Dealing With Stress

During exhausting midterms time, we all begin to feel the full effects of the demon known as Stress.  An overachieving “to-do” list 3 miles long and lack of sleep combine to leave us gasping for air.  But before you begin crying about the amount of academia piled on your plate, just take a breath and think about what’s contributing to your stress levels and how to reduce it.

Aside from turning you into a caffeine-fueled version of Yosemite Sam, stress can severely impact your overall physical and mental health.  It can cause or exacerbate ulcers, skin conditions, depression, unhealthy weight and a variety of other health issues that can affect you later on (not to mention adding a few premature grey hairs).  When you look and feel like the walking dead, something’s got to change.

So what can an overwhelmed college student do to minimize the damage during academic hurricane season?  Here are a few tips for making your life a little less like Walmart on Black Friday:

  1. BREATHE.  Stop for a few minutes and practice taking deep breaths.  There’s a reason why this tip sounds like old news; everyone says to do it because it WORKS.  Breathe in slowly, counting to ten.  Hold your breath for a few seconds and then exhale slowly within ten seconds.  Take the opportunity to simultaneously work on your Darth Vader impression.
  2. REEVALUATE.  In the course of a lifetime, how much does it matter?  Step back and get a fresh perspective.  Did you fail a quiz that you had studied ridiculously hard for?  Sure, that can be a huge bummer; it probably feels like you wasted your time trying to study at all.  Does it make YOU a failure?  Absolutely not.  We all have setbacks, and you need to allow yourself to see the bigger picture.  Events that seem like major drawbacks in the spur of the moment almost always end up being far less important in the grander scheme of things.  After all, Chancellor Gates has done pretty darn well for a guy who got a “D” in his freshman Calculus course.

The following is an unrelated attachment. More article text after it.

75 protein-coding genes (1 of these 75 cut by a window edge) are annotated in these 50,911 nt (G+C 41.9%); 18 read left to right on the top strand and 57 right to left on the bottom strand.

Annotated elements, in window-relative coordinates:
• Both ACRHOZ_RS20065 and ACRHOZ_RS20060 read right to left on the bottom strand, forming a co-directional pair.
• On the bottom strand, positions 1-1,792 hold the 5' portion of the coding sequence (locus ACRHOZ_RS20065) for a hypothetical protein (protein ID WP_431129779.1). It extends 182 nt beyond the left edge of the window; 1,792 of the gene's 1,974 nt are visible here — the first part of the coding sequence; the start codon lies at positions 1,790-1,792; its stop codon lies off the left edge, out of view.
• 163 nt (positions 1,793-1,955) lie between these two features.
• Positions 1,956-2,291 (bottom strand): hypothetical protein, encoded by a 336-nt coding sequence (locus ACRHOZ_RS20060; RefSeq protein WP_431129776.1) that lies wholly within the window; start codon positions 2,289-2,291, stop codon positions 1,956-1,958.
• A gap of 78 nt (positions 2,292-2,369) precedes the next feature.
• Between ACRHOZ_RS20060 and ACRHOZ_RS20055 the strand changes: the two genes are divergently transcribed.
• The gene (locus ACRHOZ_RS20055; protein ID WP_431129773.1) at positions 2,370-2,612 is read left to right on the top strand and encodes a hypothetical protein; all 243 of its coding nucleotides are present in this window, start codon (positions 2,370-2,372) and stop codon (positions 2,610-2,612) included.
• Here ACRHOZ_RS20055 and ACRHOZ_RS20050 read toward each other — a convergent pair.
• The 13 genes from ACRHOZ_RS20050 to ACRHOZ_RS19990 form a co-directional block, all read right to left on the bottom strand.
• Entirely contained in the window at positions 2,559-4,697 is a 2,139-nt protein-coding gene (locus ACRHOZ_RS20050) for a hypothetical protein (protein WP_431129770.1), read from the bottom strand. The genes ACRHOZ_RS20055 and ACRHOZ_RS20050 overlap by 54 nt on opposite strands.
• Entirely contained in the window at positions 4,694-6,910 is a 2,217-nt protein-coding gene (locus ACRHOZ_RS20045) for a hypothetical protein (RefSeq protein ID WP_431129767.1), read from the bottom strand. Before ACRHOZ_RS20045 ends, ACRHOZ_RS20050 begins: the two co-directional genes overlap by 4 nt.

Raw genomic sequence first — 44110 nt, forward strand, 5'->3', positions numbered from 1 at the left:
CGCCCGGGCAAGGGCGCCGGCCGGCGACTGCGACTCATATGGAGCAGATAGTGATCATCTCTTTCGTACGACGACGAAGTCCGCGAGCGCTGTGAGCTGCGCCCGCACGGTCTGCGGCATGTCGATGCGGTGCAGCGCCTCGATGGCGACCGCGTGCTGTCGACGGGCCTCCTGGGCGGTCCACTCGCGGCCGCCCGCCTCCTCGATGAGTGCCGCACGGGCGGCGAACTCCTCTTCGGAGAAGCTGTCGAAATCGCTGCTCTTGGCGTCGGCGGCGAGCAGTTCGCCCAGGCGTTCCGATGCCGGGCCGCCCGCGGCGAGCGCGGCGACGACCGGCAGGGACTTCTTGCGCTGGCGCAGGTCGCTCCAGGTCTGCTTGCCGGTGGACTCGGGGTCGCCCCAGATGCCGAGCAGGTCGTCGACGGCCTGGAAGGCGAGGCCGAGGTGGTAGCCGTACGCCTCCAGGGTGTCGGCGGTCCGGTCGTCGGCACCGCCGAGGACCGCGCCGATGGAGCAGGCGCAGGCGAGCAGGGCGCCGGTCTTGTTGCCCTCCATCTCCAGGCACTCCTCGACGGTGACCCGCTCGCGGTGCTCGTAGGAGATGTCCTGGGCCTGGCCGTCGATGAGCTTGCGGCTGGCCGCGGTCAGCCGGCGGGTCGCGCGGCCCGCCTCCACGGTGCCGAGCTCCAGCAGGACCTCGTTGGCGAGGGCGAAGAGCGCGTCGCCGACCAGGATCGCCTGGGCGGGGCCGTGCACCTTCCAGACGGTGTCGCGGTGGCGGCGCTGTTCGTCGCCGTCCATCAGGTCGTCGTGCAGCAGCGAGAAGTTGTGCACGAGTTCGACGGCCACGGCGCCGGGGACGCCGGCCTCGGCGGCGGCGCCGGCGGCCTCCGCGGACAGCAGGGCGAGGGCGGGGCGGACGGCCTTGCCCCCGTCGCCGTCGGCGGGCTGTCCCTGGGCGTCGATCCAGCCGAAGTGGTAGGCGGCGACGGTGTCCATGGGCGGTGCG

3. TAKE BREAKS.  So you tell me that you’ve spent the past eight hours studying in Swem.  How much of that time was actually spent studying?  If you didn’t give yourself solid breaks at set intervals, I’d be willing to bet that most of it was spent on Facebook or in some other electronic time vortex.  On average, your brain can only truly handle 45 minutes of solid concentration at one sitting. If you find that you’ve read the same paragraph four times over and still haven’t come any closer to understanding astrophysics, it’s probably time for a break.  Do something that re-energizes you: Take a stroll around your study area, watch an episode of Modern Family, clean something, prank your roommate…the possibilities are endless.  Just make sure you take the time to recharge that brain, or your productivity level will plummet!
  4. EXERCISE.  Exercising releases endorphins, and endorphins reduce stress levels.  You don’t have to run 15 miles or canoe the perimeter of Lake Matoaka to get the effects – just do some form of exercise that you love for the sake of enjoying yourself!  Whether it’s swimming laps, jogging through CW or starting an intense Nerf war on your hall, any movement will do wonders.
  5. LAUGH.  Did you know that there are social clubs around the world solely dedicated to laughter?  Groups will gather and fake laughter until their ridiculousness causes genuine giggles.  These people aren’t just loonies with too much time on their hands; laughter has been proven to reduce stress and increase overall health.  Instead of getting frustrated over a stupid mistake, learn to laugh at it.  Taking just a little time out of your day to laugh and have fun in life will keep stress levels down and morale up.


“Do not anticipate trouble, or worry about what may never happen. Keep in the sunlight.”

–Benjamin Franklin



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